I have to admit that after this year’s Regional tournament, I doubted that Affinity would have much of a future. Besides the eventual banning of Skullclamp, lots of people seemed to think that Affinity was simply a gimmicky deck that EVERY deck had answers to. The logic behind this thinking may be just a little bit twisted around. Preparing for Regionals back in May is like preparing for the MBC pro tour qualifiers. If Affinity is popular in the MBC season the same way that Affinity was WILDLY popular for Regionals, you simply cannot play a deck unless it has answers for the Affinity deck.
This starts to get a little like the chicken and the egg question. I think that in this case, the Affinity deck came first, then came the need for all other decks to be able to deal with Affinity.

As great as Skullclamp was for this deck, it is amazing to me that the deck survives so well without the card-drawing that the banned equipment provided for this deck. Skullclamp was widely considered to be THE REASON that Affinity was the best deck. The card advantage gained through Skullclamp allowed Affinity to win games it probably SHOULD lose. As amazing as it is that Affinity continues to be strong without Skullclamp, it is almost equally astounding that the BIG REPLACEMENT for Skullclamp in current Affinity decks is Cranial Plating, a card that is hard to compare with Skullclamp in terms of card power. Of course, Cranial Plating serves an entirely different purpose. Where Skullclamp kept the cool side cool with card advantage, Cranial Plating keeps the hot side hot by allowing the Affinity player to put lethal pressure on their opponent very quickly into the game.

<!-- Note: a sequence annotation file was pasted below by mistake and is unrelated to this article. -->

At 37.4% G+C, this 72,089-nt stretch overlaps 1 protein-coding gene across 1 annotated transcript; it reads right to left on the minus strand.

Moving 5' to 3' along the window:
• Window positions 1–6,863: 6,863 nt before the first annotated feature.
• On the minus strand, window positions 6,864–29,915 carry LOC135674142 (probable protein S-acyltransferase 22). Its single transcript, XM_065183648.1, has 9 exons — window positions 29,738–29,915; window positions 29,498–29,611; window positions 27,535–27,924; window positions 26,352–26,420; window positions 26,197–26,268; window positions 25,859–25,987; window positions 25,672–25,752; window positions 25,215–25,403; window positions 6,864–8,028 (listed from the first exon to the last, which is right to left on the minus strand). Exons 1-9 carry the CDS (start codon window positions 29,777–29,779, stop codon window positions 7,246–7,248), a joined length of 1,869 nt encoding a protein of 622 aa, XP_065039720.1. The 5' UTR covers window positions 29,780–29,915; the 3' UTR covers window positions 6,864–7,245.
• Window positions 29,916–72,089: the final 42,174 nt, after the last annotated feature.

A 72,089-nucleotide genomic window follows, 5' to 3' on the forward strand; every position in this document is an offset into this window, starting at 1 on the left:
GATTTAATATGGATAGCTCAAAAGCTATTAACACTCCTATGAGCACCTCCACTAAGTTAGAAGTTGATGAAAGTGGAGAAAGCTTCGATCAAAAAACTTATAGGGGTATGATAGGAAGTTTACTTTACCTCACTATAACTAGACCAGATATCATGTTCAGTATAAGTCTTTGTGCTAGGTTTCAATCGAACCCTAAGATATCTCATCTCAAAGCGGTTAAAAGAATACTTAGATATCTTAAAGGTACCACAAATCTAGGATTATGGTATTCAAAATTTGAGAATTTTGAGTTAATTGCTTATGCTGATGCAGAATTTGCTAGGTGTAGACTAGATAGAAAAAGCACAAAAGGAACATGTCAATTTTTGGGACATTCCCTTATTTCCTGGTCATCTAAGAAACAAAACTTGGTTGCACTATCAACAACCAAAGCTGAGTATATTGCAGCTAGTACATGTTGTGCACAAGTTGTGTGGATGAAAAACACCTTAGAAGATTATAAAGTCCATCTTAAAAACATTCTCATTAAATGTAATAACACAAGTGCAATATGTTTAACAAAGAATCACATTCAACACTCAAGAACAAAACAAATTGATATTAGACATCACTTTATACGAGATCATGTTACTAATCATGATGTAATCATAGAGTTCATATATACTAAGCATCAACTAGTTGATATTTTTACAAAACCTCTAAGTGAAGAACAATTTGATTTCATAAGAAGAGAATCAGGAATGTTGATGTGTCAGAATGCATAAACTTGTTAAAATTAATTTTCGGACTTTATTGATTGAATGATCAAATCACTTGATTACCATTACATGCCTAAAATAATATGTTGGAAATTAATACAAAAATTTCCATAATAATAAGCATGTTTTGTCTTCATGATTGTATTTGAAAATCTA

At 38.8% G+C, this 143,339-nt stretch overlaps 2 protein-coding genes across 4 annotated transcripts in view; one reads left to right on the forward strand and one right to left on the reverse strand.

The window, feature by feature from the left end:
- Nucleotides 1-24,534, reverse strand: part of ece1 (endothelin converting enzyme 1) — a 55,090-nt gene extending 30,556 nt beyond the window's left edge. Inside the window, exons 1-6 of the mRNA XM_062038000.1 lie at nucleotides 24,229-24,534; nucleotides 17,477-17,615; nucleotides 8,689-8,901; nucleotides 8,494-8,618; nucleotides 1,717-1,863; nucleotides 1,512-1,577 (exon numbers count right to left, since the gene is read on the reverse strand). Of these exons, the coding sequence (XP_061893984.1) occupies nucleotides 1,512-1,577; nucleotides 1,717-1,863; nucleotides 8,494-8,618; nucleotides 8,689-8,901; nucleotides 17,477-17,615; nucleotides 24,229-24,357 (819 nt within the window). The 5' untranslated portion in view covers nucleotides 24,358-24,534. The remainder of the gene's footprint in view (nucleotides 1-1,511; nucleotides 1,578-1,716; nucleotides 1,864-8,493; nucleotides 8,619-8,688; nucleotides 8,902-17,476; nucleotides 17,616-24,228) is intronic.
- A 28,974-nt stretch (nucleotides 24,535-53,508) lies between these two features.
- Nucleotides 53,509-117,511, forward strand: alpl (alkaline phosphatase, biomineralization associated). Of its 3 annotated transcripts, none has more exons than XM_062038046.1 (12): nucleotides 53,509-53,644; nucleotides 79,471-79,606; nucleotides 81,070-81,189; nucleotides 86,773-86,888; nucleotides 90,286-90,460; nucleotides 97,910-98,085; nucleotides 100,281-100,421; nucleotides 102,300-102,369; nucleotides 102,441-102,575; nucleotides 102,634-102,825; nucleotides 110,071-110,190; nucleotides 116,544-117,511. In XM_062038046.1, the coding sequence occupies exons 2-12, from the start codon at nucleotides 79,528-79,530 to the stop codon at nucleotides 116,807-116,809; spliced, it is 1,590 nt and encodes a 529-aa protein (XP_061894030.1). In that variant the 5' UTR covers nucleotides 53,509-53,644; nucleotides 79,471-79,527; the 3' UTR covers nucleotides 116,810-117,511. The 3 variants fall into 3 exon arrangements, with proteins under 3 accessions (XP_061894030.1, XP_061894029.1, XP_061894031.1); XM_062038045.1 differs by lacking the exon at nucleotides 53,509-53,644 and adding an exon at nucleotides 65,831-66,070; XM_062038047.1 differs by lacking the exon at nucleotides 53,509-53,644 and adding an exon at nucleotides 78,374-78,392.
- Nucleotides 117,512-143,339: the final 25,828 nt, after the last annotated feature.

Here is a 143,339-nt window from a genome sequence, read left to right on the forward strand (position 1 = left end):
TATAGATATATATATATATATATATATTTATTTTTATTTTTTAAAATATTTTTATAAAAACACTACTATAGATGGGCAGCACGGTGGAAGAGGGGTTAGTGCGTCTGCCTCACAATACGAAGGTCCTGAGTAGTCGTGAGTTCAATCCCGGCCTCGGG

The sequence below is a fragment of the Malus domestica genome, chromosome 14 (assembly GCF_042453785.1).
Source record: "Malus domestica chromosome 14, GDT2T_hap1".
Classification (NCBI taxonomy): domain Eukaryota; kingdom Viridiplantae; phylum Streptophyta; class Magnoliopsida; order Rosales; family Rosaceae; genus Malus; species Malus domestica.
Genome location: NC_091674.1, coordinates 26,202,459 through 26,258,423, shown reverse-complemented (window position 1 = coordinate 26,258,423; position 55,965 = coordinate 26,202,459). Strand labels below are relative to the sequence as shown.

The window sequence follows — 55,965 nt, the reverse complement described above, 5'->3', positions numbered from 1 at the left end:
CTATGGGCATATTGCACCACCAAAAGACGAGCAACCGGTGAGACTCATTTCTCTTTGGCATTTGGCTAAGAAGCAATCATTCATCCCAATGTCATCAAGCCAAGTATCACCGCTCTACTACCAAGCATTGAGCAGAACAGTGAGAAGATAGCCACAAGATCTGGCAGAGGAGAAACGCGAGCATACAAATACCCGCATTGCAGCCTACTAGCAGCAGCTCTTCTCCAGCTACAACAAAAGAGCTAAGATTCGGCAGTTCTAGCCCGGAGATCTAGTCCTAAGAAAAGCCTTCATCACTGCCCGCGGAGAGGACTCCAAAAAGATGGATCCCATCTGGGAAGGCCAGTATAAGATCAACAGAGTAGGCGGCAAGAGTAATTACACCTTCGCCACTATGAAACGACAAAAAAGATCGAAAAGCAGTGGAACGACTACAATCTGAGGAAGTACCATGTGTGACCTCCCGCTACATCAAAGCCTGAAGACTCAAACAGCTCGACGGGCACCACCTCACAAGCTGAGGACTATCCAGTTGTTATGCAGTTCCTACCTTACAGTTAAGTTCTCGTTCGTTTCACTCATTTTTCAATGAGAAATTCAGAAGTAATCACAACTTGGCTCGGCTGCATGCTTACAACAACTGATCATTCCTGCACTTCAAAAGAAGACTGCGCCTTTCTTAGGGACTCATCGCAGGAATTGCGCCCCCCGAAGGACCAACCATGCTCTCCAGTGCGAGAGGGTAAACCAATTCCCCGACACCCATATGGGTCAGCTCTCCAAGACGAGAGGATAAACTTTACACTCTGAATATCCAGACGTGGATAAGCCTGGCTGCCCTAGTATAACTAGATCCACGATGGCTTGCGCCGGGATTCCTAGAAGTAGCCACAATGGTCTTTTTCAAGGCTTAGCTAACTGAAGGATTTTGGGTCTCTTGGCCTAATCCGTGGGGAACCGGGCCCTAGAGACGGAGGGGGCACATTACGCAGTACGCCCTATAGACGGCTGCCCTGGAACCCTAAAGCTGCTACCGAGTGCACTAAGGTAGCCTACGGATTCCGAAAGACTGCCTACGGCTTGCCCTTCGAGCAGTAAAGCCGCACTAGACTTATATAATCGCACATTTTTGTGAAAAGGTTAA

The basic divide between Affinity players is Aether Vial. Those who play the Vial, like Osyp at GP Orlando, like the card because it helps them overcome mana screw and allows them to perform their creature-casting at instant speed when desirable. Players who don’t like Aether Vial prefer a more aggressive version of Affinity. The question of whether or not Aether Vial is good has NOT been solved simply because Lebedowicz won the Grand Prix WITH the card. However, in answer to aggressive players who don’t like the card, I would like to point out that either version of the Affinity deck wins on turn four or five when it gets one of its so-called “god draws”.